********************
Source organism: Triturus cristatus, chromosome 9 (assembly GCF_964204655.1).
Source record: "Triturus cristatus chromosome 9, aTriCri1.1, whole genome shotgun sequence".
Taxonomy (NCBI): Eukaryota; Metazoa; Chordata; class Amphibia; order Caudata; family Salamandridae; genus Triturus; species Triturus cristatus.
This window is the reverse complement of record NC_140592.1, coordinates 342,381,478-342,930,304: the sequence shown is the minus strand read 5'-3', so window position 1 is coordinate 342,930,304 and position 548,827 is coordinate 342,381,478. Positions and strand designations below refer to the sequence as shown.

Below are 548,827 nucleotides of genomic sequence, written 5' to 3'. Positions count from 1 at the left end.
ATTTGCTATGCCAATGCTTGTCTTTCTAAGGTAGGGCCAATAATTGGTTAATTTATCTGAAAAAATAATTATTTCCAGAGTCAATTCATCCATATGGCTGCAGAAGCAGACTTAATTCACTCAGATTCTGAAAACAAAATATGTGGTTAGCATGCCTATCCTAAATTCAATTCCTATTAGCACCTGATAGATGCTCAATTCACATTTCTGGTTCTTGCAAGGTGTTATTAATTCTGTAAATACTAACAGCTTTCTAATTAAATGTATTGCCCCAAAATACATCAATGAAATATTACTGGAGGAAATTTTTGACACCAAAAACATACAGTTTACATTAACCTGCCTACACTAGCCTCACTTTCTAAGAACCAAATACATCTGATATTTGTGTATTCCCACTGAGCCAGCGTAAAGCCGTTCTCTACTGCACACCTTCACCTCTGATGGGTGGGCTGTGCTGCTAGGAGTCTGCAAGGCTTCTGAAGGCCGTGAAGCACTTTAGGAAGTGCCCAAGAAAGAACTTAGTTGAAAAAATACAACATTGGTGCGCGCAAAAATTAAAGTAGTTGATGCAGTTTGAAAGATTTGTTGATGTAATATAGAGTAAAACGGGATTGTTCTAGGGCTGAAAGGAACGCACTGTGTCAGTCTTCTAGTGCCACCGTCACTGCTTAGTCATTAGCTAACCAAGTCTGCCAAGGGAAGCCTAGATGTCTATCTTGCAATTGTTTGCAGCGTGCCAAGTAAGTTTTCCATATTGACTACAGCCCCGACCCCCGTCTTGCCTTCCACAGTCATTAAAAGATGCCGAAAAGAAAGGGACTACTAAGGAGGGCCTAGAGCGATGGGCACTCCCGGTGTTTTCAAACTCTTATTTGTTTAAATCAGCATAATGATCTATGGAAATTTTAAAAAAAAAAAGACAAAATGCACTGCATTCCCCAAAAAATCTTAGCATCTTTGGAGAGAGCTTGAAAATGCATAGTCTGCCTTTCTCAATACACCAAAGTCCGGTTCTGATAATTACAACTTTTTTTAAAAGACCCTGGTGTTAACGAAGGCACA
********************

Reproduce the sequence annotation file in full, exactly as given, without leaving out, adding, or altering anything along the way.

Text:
Source organism: Triturus cristatus, chromosome 9 (assembly GCF_964204655.1).
Source record: "Triturus cristatus chromosome 9, aTriCri1.1, whole genome shotgun sequence".
Taxonomy (NCBI): Eukaryota; Metazoa; Chordata; class Amphibia; order Caudata; family Salamandridae; genus Triturus; species Triturus cristatus.
This window is the reverse complement of record NC_140592.1, coordinates 342,381,478-342,930,304: the sequence shown is the minus strand read 5'-3', so window position 1 is coordinate 342,930,304 and position 548,827 is coordinate 342,381,478. Positions and strand designations below refer to the sequence as shown.

Below are 548,827 nucleotides of genomic sequence, written 5' to 3'. Positions count from 1 at the left end.
ATTTGCTATGCCAATGCTTGTCTTTCTAAGGTAGGGCCAATAATTGGTTAATTTATCTGAAAAAATAATTATTTCCAGAGTCAATTCATCCATATGGCTGCAGAAGCAGACTTAATTCACTCAGATTCTGAAAACAAAATATGTGGTTAGCATGCCTATCCTAAATTCAATTCCTATTAGCACCTGATAGATGCTCAATTCACATTTCTGGTTCTTGCAAGGTGTTATTAATTCTGTAAATACTAACAGCTTTCTAATTAAATGTATTGCCCCAAAATACATCAATGAAATATTACTGGAGGAAATTTTTGACACCAAAAACATACAGTTTACATTAACCTGCCTACACTAGCCTCACTTTCTAAGAACCAAATACATCTGATATTTGTGTATTCCCACTGAGCCAGCGTAAAGCCGTTCTCTACTGCACACCTTCACCTCTGATGGGTGGGCTGTGCTGCTAGGAGTCTGCAAGGCTTCTGAAGGCCGTGAAGCACTTTAGGAAGTGCCCAAGAAAGAACTTAGTTGAAAAAATACAACATTGGTGCGCGCAAAAATTAAAGTAGTTGATGCAGTTTGAAAGATTTGTTGATGTAATATAGAGTAAAACGGGATTGTTCTAGGGCTGAAAGGAACGCACTGTGTCAGTCTTCTAGTGCCACCGTCACTGCTTAGTCATTAGCTAACCAAGTCTGCCAAGGGAAGCCTAGATGTCTATCTTGCAATTGTTTGCAGCGTGCCAAGTAAGTTTTCCATATTGACTACAGCCCCGACCCCCGTCTTGCCTTCCACAGTCATTAAAAGATGCCGAAAAGAAAGGGACTACTAAGGAGGGCCTAGAGCGATGGGCACTCCCGGTGTTTTCAAACTCTTATTTGTTTAAATCAGCATAATGATCTATGGAAATTTTAAAAAAAAAAAGACAAAATGCACTGCATTCCCCAAAAAATCTTAGCATCTTTGGAGAGAGCTTGAAAATGCATAGTCTGCCTTTCTCAATACACCAAAGTCCGGTTCTGATAATTACAACTTTTTTTAAAAGACCCTGGTGTTAACGAAGGCACA